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The Fall of Troy (book 7 - 14)   

A two-edged halberd: on that Horse of Doom
She rushed, to cause the Trojans to behold
With their own eyes the ambush hidden there.
But straightway from her hands they plucked and flung
Afar the fire and steel, and careless turned
To the feast; for darkened o'er them their last night.
Within the horse the Argives joyed to hear
The uproar of Troy's feasters setting at naught
Cassandra, but they marvelled that she knew
So well the Achaeans' purpose and device.

As mid the hills a furious pantheress,
Which from the steading hounds and shepherd-folk
Drive with fierce rush, with savage heart turns back
Even in departing, galled albeit by darts:
So from the great Horse fled she, anguish-racked
For Troy, for all the ruin she foreknew.


How Troy in the night was taken and sacked with fire and

So feasted they through Troy, and in their midst
Loud pealed the flutes and pipes: on every hand
Were song and dance, laughter and cries confused
Of banqueters beside the meats and wine.
They, lifting in their hands the beakers brimmed,
Recklessly drank, till heavy of brain they grew,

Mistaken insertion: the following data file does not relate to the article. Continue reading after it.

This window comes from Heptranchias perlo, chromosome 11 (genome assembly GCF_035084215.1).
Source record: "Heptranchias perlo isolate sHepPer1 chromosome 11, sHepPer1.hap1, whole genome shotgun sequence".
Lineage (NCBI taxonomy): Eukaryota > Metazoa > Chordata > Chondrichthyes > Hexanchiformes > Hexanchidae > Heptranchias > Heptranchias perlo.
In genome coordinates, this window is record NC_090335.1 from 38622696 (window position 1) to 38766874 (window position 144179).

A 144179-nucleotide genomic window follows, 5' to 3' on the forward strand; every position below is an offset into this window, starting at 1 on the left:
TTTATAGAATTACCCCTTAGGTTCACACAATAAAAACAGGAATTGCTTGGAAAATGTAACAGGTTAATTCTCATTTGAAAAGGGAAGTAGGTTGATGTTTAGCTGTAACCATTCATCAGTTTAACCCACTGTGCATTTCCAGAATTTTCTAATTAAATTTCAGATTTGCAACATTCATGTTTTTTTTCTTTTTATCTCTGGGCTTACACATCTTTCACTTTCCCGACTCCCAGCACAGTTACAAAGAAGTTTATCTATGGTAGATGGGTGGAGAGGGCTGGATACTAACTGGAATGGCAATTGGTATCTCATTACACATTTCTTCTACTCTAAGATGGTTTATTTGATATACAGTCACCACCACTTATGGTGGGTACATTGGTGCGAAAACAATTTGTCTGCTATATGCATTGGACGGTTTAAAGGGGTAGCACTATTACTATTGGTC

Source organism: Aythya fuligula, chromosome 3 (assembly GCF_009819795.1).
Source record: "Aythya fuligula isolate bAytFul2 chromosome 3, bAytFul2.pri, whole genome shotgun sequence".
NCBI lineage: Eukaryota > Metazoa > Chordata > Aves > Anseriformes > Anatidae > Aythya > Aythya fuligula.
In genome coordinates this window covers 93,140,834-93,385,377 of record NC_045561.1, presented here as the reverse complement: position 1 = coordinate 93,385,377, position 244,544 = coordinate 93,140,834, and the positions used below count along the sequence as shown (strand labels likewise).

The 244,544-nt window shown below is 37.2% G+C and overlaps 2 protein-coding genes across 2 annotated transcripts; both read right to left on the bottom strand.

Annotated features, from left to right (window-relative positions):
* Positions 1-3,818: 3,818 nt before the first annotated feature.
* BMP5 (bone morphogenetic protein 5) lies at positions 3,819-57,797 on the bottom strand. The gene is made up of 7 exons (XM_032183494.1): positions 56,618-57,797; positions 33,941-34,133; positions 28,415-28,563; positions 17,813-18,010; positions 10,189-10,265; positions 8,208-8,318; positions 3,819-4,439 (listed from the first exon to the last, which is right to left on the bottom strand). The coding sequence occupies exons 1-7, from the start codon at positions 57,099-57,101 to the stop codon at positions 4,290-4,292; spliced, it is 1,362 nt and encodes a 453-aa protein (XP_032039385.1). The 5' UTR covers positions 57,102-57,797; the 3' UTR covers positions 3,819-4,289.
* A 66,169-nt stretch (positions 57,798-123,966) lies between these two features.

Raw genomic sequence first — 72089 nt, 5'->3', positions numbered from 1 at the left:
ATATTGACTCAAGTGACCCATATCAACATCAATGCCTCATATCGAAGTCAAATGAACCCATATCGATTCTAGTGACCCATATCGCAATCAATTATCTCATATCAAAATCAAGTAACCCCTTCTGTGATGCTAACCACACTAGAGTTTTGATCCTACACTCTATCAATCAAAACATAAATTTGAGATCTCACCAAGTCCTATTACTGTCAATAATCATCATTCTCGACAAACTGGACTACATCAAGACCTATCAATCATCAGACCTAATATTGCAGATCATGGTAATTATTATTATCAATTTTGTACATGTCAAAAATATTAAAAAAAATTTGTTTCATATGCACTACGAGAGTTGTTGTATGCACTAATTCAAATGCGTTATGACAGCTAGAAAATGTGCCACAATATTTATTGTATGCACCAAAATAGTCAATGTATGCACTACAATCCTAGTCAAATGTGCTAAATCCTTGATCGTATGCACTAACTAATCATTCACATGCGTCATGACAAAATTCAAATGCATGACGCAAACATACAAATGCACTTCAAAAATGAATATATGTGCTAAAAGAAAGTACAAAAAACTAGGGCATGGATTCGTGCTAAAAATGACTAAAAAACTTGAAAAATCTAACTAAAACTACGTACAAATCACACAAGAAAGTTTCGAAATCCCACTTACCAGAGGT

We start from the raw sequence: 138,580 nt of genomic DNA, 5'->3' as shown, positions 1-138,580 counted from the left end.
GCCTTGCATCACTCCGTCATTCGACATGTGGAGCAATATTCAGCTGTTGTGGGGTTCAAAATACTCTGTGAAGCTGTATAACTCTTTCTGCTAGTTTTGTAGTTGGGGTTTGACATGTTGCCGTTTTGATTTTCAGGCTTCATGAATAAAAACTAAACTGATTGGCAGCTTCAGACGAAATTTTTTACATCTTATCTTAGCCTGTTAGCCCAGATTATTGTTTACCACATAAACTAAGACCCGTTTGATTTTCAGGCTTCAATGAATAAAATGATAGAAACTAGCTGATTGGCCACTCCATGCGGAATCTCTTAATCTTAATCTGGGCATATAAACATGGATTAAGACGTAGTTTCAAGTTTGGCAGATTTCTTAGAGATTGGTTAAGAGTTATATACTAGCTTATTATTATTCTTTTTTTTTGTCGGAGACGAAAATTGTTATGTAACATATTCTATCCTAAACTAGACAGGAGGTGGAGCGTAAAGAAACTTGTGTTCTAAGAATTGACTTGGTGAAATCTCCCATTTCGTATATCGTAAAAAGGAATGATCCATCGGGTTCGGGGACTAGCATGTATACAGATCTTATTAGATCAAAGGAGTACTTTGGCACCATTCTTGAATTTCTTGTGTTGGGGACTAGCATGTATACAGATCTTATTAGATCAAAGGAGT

Till rolled their fluctuant eyes. Now and again
Some mouth would babble the drunkard's broken words.
The household gear, the very roof and walls
Seemed as they rocked: all things they looked on seemed
Whirled in wild dance. About their eyes a veil
Of mist dropped, for the drunkard's sight is dimmed,
And the wit dulled, when rise the fumes to the brain:
And thus a heavy-headed feaster cried:
"For naught the Danaans mustered that great host
Hither! Fools, they have wrought not their intent,
But with hopes unaccomplished from our town
Like silly boys or women have they fled."

So cried a Trojan wit-befogged with wine,
Fool, nor discerned destruction at the doors.

When sleep had locked his fetters everywhere
Through Troy on folk fulfilled of wine and meat,
Then Sinon lifted high a blazing torch
To show the Argive men the splendour of fire.
But fearfully the while his heart beat, lest
The men of Troy might see it, and the plot
Be suddenly revealed. But on their beds
Sleeping their last sleep lay they, heavy with wine.
The host saw, and from Tenedos set sail.

Then nigh the Horse drew Sinon: softly he called,
Full softly, that no man of Troy might hear,
But only Achaea's chiefs, far from whose eyes
Sleep hovered, so athirst were they for fight.
They heard, and to Odysseus all inclined
Their ears: he bade them urgently go forth

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